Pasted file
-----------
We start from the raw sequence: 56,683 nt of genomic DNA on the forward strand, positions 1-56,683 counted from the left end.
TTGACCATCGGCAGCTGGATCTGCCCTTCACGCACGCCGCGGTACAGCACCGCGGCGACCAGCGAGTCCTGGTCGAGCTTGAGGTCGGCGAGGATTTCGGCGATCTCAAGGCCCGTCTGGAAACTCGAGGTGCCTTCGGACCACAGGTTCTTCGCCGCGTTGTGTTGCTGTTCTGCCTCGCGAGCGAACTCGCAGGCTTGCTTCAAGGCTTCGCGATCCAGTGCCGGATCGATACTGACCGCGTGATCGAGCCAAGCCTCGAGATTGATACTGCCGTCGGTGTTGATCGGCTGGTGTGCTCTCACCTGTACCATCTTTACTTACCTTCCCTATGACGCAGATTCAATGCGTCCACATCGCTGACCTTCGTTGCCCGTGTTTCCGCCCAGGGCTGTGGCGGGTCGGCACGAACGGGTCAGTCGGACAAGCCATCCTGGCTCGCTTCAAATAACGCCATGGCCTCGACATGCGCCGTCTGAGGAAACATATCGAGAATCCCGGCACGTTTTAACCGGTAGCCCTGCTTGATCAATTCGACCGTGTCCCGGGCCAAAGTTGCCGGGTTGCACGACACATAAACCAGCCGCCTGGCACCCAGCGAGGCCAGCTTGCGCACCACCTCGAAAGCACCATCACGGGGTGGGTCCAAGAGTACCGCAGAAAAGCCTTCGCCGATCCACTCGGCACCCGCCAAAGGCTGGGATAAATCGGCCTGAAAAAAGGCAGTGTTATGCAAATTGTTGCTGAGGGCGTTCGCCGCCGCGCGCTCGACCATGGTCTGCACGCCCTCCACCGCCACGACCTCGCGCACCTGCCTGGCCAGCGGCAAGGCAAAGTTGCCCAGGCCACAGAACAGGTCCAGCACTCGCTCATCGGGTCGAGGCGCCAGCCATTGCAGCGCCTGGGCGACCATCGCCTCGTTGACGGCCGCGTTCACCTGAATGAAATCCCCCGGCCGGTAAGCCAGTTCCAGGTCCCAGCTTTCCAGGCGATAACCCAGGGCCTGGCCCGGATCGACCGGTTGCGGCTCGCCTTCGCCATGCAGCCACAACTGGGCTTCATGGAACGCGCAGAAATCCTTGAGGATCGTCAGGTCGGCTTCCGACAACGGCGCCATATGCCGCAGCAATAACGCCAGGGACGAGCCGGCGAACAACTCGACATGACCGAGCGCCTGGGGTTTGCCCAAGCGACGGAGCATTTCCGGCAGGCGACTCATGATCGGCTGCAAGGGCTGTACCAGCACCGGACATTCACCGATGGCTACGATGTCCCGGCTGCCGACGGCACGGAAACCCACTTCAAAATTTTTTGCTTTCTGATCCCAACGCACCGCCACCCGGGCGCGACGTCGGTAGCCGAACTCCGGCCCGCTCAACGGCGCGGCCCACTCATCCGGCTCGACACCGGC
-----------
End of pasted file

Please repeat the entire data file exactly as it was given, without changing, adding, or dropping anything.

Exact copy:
We start from the raw sequence: 56,683 nt of genomic DNA on the forward strand, positions 1-56,683 counted from the left end.
TTGACCATCGGCAGCTGGATCTGCCCTTCACGCACGCCGCGGTACAGCACCGCGGCGACCAGCGAGTCCTGGTCGAGCTTGAGGTCGGCGAGGATTTCGGCGATCTCAAGGCCCGTCTGGAAACTCGAGGTGCCTTCGGACCACAGGTTCTTCGCCGCGTTGTGTTGCTGTTCTGCCTCGCGAGCGAACTCGCAGGCTTGCTTCAAGGCTTCGCGATCCAGTGCCGGATCGATACTGACCGCGTGATCGAGCCAAGCCTCGAGATTGATACTGCCGTCGGTGTTGATCGGCTGGTGTGCTCTCACCTGTACCATCTTTACTTACCTTCCCTATGACGCAGATTCAATGCGTCCACATCGCTGACCTTCGTTGCCCGTGTTTCCGCCCAGGGCTGTGGCGGGTCGGCACGAACGGGTCAGTCGGACAAGCCATCCTGGCTCGCTTCAAATAACGCCATGGCCTCGACATGCGCCGTCTGAGGAAACATATCGAGAATCCCGGCACGTTTTAACCGGTAGCCCTGCTTGATCAATTCGACCGTGTCCCGGGCCAAAGTTGCCGGGTTGCACGACACATAAACCAGCCGCCTGGCACCCAGCGAGGCCAGCTTGCGCACCACCTCGAAAGCACCATCACGGGGTGGGTCCAAGAGTACCGCAGAAAAGCCTTCGCCGATCCACTCGGCACCCGCCAAAGGCTGGGATAAATCGGCCTGAAAAAAGGCAGTGTTATGCAAATTGTTGCTGAGGGCGTTCGCCGCCGCGCGCTCGACCATGGTCTGCACGCCCTCCACCGCCACGACCTCGCGCACCTGCCTGGCCAGCGGCAAGGCAAAGTTGCCCAGGCCACAGAACAGGTCCAGCACTCGCTCATCGGGTCGAGGCGCCAGCCATTGCAGCGCCTGGGCGACCATCGCCTCGTTGACGGCCGCGTTCACCTGAATGAAATCCCCCGGCCGGTAAGCCAGTTCCAGGTCCCAGCTTTCCAGGCGATAACCCAGGGCCTGGCCCGGATCGACCGGTTGCGGCTCGCCTTCGCCATGCAGCCACAACTGGGCTTCATGGAACGCGCAGAAATCCTTGAGGATCGTCAGGTCGGCTTCCGACAACGGCGCCATATGCCGCAGCAATAACGCCAGGGACGAGCCGGCGAACAACTCGACATGACCGAGCGCCTGGGGTTTGCCCAAGCGACGGAGCATTTCCGGCAGGCGACTCATGATCGGCTGCAAGGGCTGTACCAGCACCGGACATTCACCGATGGCTACGATGTCCCGGCTGCCGACGGCACGGAAACCCACTTCAAAATTTTTTGCTTTCTGATCCCAACGCACCGCCACCCGGGCGCGACGTCGGTAGCCGAACTCCGGCCCGCTCAACGGCGCGGCCCACTCATCCGGCTCGACACCGGC